The success of chlamydia screening programmes relies on their ability to effectively target those with greatest need. Young people from disadvantaged backgrounds may be at greater need for chlamydia screening, but existing evidence on the variation of prevalence with social position is inconclusive. We carried out a systematic review to examine variation in chlamydia prevalence in populations and possible sources of this variation.
Studies were eligible if they reported chlamydia prevalence derived from population-based samples that included young people aged 15–24 years from Europe, North America or Australia. Systematic searches of the following databases were undertaken from their inception to November 2014: MEDLINE, Embase, Web of Science and PsychINFO. There were no restrictions by language or publication date. Independent screening for eligibility and data extraction were carried out by two reviewers. Where possible, data were pooled in a meta-analysis using a random effects model. Heterogeneity was further investigated using meta-regression techniques.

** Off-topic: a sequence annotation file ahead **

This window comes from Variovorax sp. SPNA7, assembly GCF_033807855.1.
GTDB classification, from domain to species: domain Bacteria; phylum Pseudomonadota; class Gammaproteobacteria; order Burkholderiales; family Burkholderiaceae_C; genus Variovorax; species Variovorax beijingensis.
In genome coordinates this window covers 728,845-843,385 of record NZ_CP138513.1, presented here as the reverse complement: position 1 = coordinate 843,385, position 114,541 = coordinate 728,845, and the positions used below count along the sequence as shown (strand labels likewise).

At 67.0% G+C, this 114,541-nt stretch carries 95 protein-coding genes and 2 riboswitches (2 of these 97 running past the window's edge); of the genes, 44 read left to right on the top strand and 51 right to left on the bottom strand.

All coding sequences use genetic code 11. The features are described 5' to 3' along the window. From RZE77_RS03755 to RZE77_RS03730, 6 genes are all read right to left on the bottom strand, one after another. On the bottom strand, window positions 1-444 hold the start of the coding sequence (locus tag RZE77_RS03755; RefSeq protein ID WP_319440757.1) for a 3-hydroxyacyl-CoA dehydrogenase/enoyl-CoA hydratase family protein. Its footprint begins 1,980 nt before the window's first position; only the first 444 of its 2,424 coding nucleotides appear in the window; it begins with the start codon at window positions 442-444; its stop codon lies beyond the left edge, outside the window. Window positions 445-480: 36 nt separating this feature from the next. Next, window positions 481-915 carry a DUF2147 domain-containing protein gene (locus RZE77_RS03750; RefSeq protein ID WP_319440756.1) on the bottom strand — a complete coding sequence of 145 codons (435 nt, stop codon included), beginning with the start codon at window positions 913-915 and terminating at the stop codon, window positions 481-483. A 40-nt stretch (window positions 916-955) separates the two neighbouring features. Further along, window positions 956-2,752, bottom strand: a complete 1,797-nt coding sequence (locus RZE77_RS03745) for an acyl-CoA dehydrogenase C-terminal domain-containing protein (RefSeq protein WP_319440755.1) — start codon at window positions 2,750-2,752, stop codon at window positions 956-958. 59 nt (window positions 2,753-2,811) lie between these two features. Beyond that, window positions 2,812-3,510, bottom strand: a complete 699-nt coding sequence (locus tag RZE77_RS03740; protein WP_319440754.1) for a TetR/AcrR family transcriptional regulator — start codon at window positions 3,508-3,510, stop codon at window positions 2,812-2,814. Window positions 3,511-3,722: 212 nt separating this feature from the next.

Of 1248 unique titles and abstracts and 263 potentially relevant full texts, 29 studies were eligible for inclusion. There was relatively strong evidence that disadvantaged young people had an increased risk of having a chlamydia infection across multiple measures of disadvantage, including lower educational attainment (OR 1.94, 95 % CI: 1.52 to 2.47), lower occupational class (OR 1.49, 95 % CI: 1.07 to 2.08) and residence in deprived areas (OR 1.76, 95 % CI: 1.15 to 2.71) with an overall OR of 1.66 (95 % CI: 1.37 to 2.02). Socioeconomic disadvantage was associated with chlamydia infection in both men and women. There was weaker evidence that prevalence estimates also varied by gender and age.
This review provides evidence of a consistent association between socioeconomic disadvantage and higher risk of Chlamydia infection. This association may reflect a number of factors including social variation in engagement with Chlamydia control programmes. Chlamydia screening could therefore reduce or increase health inequalities, depending on service provision and uptake by different socioeconomic groups.||